No vehicles or bikes are permitted in the wilderness area. Visitors must park outside of the wilderness area either along the road or in the parking area accessible only with 4WD. If parking on the shoulder of the highway, be sure to pull far enough off the road to avoid getting a ticket.
This BLM property is very remote. Cell phone service is intermittent at best and can vary depending on the provider. There are very few towns nearby, with Glendale being one of the closest at nearly 40 miles away. Before heading out to Arrow Canyon Wilderness, you’ll want to ensure you have enough gas to make it back to town.


Public Transportation

Campgrounds and parking in Arrow Canyon Wilderness

Campsites in Arrow Canyon Wilderness

Reservations camping

Las Vegas KOA

Las Vegas KOA is about 50 miles southwest of Arrow Canyon Wilderness. Not far from the famous Las Vegas Strip or downtown, the Las Vegas KOA offers RVers many comforts and amenities during their stay. Guests at the KOA will be able to experience and enjoy both leisure and Las Vegas entertainment.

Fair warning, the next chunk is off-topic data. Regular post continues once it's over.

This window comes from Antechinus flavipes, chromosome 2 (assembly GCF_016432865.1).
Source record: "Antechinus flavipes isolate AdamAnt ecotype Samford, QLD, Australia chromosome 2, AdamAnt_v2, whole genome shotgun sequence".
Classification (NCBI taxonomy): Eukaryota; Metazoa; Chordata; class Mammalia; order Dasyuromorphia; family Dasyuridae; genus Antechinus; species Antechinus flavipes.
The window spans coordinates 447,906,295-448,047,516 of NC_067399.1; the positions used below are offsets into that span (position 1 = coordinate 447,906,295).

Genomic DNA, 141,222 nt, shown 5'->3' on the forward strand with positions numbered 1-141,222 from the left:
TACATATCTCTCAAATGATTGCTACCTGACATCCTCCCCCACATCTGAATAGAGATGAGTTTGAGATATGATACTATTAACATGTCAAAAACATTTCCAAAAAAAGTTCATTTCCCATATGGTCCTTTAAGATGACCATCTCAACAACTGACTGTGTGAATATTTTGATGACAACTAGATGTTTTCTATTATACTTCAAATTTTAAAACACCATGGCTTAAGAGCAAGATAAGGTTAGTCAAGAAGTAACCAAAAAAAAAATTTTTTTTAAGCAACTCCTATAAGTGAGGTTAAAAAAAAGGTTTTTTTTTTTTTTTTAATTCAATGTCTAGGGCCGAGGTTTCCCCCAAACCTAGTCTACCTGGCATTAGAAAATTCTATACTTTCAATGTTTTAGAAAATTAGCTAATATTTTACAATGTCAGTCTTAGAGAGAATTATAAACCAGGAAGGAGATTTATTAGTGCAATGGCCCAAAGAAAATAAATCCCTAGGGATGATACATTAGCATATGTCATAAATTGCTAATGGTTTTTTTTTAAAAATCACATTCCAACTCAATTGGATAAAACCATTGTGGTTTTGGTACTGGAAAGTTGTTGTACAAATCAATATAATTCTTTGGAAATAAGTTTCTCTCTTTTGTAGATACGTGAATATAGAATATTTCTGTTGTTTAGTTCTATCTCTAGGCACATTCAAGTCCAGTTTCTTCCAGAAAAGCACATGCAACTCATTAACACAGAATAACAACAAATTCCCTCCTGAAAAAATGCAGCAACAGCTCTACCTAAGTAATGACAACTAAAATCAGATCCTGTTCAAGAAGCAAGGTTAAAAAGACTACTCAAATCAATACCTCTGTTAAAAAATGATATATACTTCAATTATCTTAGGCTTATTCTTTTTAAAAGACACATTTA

The KOA has many campsite options for RV guests. Pull-through, back-in, and front-in sites are offered, including some with patios. The campground is big rig friendly with sites as long as 70 feet. With 30 and 50 amp options, you can make sure to reserve a site that suits your needs.

Campground amenities include WiFi, a dog park, a pool, showers, and laundry facilities. For those wanting to enjoy some of the entertainment or nightlife that Las Vegas has to offer, there is a shuttle that guests can take to the Las Vegas strip or downtown.